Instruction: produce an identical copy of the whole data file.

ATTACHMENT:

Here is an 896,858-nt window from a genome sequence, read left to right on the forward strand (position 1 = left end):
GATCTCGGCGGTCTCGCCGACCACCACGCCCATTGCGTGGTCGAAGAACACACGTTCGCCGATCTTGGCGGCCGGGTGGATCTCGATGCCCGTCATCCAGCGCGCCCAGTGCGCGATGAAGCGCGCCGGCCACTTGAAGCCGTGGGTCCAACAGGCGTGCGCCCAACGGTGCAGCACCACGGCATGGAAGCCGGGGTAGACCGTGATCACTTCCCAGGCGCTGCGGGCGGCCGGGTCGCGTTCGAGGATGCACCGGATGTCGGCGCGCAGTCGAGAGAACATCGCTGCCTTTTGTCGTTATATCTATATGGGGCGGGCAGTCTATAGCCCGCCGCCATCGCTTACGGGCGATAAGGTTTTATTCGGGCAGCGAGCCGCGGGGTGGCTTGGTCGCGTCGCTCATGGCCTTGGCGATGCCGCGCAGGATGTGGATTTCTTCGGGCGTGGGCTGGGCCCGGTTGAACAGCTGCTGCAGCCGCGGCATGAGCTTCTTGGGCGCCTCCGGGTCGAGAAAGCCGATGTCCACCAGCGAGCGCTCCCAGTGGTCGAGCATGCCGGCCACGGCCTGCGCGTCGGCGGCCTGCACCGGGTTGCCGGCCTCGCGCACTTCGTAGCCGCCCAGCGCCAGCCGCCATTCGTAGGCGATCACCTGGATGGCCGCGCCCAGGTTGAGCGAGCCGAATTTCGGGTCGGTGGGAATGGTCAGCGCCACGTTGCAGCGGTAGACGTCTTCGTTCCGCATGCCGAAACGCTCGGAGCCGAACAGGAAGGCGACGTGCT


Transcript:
Here is an 896,858-nt window from a genome sequence, read left to right on the forward strand (position 1 = left end):
GATCTCGGCGGTCTCGCCGACCACCACGCCCATTGCGTGGTCGAAGAACACACGTTCGCCGATCTTGGCGGCCGGGTGGATCTCGATGCCCGTCATCCAGCGCGCCCAGTGCGCGATGAAGCGCGCCGGCCACTTGAAGCCGTGGGTCCAACAGGCGTGCGCCCAACGGTGCAGCACCACGGCATGGAAGCCGGGGTAGACCGTGATCACTTCCCAGGCGCTGCGGGCGGCCGGGTCGCGTTCGAGGATGCACCGGATGTCGGCGCGCAGTCGAGAGAACATCGCTGCCTTTTGTCGTTATATCTATATGGGGCGGGCAGTCTATAGCCCGCCGCCATCGCTTACGGGCGATAAGGTTTTATTCGGGCAGCGAGCCGCGGGGTGGCTTGGTCGCGTCGCTCATGGCCTTGGCGATGCCGCGCAGGATGTGGATTTCTTCGGGCGTGGGCTGGGCCCGGTTGAACAGCTGCTGCAGCCGCGGCATGAGCTTCTTGGGCGCCTCCGGGTCGAGAAAGCCGATGTCCACCAGCGAGCGCTCCCAGTGGTCGAGCATGCCGGCCACGGCCTGCGCGTCGGCGGCCTGCACCGGGTTGCCGGCCTCGCGCACTTCGTAGCCGCCCAGCGCCAGCCGCCATTCGTAGGCGATCACCTGGATGGCCGCGCCCAGGTTGAGCGAGCCGAATTTCGGGTCGGTGGGAATGGTCAGCGCCACGTTGCAGCGGTAGACGTCTTCGTTCCGCATGCCGAAACGCTCGGAGCCGAACAGGAAGGCGACGTGCT